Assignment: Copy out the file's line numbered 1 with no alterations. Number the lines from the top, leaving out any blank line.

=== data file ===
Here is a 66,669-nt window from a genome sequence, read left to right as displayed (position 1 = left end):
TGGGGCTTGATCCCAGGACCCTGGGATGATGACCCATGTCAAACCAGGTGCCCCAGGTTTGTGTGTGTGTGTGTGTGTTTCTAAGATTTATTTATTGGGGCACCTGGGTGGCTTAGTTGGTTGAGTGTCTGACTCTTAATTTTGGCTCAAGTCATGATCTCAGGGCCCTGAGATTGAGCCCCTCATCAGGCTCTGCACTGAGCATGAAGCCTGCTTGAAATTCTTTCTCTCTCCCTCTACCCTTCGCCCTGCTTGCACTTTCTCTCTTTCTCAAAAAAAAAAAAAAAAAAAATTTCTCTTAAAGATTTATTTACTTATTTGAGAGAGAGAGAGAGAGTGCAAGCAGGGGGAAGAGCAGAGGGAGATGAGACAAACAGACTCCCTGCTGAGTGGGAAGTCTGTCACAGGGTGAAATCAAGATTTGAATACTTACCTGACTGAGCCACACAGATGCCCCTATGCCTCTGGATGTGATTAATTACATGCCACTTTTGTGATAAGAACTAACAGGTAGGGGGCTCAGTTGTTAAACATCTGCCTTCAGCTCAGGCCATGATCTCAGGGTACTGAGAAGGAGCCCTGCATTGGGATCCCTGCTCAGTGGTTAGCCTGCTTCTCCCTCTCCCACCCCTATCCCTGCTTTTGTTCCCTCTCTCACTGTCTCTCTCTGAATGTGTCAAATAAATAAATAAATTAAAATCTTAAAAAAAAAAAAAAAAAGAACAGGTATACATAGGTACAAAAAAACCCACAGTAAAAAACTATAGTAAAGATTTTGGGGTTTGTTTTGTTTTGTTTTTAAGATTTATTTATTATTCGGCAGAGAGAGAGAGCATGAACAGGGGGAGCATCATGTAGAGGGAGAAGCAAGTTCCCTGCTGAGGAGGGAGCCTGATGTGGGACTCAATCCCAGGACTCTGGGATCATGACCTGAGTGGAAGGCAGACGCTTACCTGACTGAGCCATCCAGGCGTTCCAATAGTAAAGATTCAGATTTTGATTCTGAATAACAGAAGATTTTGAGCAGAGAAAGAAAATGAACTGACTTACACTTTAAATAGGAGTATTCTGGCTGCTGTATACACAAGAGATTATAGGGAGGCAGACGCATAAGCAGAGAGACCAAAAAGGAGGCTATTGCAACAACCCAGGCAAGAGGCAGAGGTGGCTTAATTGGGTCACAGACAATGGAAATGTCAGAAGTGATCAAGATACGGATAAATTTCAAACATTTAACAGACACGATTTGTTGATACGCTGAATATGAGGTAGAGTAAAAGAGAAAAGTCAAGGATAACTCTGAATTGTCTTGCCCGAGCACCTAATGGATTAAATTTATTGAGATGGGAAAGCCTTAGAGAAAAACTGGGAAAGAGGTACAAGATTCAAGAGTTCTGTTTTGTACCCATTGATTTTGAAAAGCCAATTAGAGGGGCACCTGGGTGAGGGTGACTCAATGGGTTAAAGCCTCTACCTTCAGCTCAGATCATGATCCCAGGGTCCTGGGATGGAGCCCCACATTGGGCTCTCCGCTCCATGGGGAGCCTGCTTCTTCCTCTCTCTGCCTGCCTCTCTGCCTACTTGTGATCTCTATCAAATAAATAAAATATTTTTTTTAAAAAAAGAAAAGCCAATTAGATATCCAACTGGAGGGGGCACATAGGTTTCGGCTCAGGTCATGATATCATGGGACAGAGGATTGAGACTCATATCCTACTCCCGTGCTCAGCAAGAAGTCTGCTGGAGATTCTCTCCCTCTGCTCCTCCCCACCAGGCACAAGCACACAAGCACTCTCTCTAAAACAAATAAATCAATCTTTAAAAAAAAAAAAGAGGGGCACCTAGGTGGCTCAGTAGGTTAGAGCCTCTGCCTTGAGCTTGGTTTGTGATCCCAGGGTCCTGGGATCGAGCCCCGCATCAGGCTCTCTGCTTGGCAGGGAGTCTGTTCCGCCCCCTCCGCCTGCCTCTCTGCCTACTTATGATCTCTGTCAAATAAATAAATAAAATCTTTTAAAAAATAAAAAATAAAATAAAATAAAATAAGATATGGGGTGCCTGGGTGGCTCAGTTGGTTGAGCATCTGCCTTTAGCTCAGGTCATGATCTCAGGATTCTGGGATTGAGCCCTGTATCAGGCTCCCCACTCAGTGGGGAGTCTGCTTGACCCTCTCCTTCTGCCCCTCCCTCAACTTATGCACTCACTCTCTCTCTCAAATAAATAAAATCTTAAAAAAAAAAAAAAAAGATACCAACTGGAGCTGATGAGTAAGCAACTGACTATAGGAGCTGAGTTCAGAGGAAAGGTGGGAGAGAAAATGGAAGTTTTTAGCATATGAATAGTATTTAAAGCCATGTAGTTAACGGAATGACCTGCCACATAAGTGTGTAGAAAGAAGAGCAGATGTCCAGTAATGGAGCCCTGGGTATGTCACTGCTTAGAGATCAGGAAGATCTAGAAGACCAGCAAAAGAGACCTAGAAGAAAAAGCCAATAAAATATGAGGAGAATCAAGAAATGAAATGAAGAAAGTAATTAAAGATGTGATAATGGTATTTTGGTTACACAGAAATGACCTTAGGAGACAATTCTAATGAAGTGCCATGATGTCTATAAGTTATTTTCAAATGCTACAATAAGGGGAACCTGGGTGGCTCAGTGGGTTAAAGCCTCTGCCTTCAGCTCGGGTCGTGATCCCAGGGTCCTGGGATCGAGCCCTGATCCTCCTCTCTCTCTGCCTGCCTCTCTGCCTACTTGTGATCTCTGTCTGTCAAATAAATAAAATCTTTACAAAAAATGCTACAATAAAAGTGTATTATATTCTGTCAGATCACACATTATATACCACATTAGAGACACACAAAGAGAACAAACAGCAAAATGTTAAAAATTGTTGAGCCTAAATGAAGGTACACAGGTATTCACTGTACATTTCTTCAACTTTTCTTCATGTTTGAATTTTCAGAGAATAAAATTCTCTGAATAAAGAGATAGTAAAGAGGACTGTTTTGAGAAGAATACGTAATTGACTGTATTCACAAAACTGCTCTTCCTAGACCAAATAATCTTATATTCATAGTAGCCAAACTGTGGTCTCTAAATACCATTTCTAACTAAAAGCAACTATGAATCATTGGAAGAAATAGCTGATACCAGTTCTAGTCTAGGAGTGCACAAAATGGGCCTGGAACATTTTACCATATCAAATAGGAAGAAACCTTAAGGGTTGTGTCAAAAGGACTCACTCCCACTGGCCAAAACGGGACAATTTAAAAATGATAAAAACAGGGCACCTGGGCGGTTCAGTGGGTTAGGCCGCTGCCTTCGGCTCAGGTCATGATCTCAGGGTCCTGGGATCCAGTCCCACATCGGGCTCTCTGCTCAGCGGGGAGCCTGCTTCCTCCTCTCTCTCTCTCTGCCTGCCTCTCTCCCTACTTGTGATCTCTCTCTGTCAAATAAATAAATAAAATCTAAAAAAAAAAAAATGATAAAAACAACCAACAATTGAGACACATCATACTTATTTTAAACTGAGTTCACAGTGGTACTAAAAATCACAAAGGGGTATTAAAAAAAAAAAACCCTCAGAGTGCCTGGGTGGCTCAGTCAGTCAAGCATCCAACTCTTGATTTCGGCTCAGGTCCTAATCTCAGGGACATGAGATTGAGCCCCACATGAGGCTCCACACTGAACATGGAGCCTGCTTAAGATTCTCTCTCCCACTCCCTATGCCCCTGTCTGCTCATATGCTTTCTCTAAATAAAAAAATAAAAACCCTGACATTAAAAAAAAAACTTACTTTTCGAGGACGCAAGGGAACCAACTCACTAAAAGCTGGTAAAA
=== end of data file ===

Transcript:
Here is a 66,669-nt window from a genome sequence, read left to right as displayed (position 1 = left end):